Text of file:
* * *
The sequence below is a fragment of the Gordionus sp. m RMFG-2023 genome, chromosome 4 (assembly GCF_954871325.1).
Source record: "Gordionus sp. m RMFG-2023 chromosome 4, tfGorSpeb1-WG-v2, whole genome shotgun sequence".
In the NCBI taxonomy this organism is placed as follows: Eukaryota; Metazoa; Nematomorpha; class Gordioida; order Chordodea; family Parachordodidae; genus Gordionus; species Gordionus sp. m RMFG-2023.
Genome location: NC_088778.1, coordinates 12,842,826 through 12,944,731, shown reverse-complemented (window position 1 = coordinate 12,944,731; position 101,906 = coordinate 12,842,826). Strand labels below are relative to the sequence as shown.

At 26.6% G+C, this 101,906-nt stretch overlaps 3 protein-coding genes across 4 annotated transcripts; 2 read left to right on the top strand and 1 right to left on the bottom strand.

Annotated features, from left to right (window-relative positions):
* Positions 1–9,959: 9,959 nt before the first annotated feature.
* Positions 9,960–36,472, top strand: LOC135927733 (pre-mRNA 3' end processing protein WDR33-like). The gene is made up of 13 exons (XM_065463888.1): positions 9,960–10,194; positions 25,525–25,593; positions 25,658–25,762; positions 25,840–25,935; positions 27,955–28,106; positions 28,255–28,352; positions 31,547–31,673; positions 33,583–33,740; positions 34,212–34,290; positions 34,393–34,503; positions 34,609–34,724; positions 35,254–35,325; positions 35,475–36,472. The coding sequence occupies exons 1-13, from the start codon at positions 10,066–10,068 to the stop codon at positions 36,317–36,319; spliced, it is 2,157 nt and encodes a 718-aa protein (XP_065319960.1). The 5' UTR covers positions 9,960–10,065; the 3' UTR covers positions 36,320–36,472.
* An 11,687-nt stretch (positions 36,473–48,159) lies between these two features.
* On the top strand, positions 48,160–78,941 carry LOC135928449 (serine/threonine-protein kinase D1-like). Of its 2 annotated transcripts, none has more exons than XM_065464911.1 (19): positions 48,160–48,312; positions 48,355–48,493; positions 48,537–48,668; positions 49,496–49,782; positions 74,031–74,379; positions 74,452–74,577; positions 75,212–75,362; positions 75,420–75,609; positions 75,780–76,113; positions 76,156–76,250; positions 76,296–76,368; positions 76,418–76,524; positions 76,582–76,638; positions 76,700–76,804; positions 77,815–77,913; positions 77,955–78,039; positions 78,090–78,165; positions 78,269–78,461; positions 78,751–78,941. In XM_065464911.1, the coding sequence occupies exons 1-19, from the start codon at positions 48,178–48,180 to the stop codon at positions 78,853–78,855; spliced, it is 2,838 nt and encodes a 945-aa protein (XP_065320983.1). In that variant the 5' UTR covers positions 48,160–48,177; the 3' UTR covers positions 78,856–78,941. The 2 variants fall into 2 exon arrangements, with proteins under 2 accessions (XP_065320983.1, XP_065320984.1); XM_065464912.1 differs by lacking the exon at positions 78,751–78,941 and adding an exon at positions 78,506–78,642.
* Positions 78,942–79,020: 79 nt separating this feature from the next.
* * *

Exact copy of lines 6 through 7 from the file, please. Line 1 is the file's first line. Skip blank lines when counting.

Annotated features, from left to right (window-relative positions):
* Positions 1–9,959: 9,959 nt before the first annotated feature.